Monday, September 30, 2013

Autism Answer: "We either all live in our own worlds, or nobody does."~ Lynette Louise aka THE BRAIN BROAD

My mom (Lynette Louise aka The Brain Broad) was asked in an interview about autistic people living in "their own worlds". Her response was, "We either all live in our own worlds, or nobody does." I appreciate the importance of this statement, and can't help but giggle at how I came to truly understand the weight of it's truth!

My husband had been complaining about the skinniness of one of Hollywood's starlets and I was agreeing with my usual "I know that everyone should be their healthiest selves, and some people are naturally skinny, so I don't want to lump them in with the women starving themselves to look like someone they aren't" rhetoric, when I heard myself add, "besides, men prefer women with a little meat on them." Case closed. 

But then I had an epiphany. The men in my world had preferred women with a little meat on them because I have a little (and sometimes a little more!) meat on me. Huh! 

And then suddenly, for a brief moment, I truly understood how different this world behaves for each and every one of us, especially the ones with brain disorders like my mom and brothers. 

Can you imagine if you were seeing sound as colors (some of you probably have!) all of your life, and so as a little child decided to knock on a wall over and over because of the beautiful shade of blue it produced? Can you imagine how confused you would have felt when people who obviously loved you also slapped your hand or yelled every time you tried to share that beautiful sight with them? You are certain that they can see what you're seeing, because we all assume that everyone is seeing the same world we are. The confusion might have made you pull away, or knock even harder. But you were never in you own world. Just trying to share things you can see that others can't, in this world.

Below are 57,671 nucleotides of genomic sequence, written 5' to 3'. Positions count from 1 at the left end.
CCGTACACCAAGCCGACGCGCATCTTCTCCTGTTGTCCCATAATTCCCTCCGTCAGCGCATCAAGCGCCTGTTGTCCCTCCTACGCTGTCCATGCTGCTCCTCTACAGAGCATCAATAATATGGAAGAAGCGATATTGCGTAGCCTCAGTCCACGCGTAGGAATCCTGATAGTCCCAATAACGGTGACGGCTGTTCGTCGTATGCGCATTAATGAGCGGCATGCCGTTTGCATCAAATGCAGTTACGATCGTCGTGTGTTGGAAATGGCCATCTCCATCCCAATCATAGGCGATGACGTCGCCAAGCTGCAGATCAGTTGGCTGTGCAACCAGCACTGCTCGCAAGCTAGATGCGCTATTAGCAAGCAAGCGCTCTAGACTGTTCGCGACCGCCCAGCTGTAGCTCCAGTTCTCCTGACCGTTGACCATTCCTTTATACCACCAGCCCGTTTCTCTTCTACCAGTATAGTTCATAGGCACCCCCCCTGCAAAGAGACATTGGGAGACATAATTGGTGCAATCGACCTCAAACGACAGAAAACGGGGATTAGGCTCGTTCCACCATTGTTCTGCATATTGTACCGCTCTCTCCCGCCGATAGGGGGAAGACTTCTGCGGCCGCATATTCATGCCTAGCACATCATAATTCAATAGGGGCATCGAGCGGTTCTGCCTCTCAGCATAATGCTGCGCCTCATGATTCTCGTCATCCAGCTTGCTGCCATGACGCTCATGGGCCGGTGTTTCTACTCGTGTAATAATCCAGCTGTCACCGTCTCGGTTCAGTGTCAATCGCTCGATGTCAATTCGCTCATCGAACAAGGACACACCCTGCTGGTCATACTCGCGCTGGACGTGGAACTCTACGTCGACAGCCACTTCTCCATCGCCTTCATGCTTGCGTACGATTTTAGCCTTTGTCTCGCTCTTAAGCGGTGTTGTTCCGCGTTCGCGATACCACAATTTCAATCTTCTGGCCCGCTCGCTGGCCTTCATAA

I believe a reason it's so important to keep in mind that our autistic brothers, parents, children or selves are not in their own world is because it empowers us to respect that they are dealing with challenges we can't see, while reminding us not to give the challenges so much control that we allow ourselves--or them--to pull away and not try to engage with the world together. 

When I ask my autistic brother to pass me the pepper, and he reaches for almost everything BUT, I don't know if it's because the orange pen beside it is creating such a painful shine that he just can't see the spice, or if his intention tremor is making the task nearly impossible, or if he's just bored and this is a game for him. I don't know. 

But I do know that he can do it, and if I'm in the mood to be a good sister I won't yell impatiently or give up and get it myself. I will keep asking him to figure out a way to engage with this world, because let's be absolutely honest, this is where we all live. And I want him to learn to be comfortable here, because I love my brother. 

And it just so happens, I love my world!

Hugs, smiles and love!!!
Autism Answers

Silly Update: Back when I believed all men liked women with a little meat on them, I ate cookies accordingly. Now that I know it's more of a personal preference thing, I still get to eat cookies! Because my hubby's personal preference is me!! tee hee!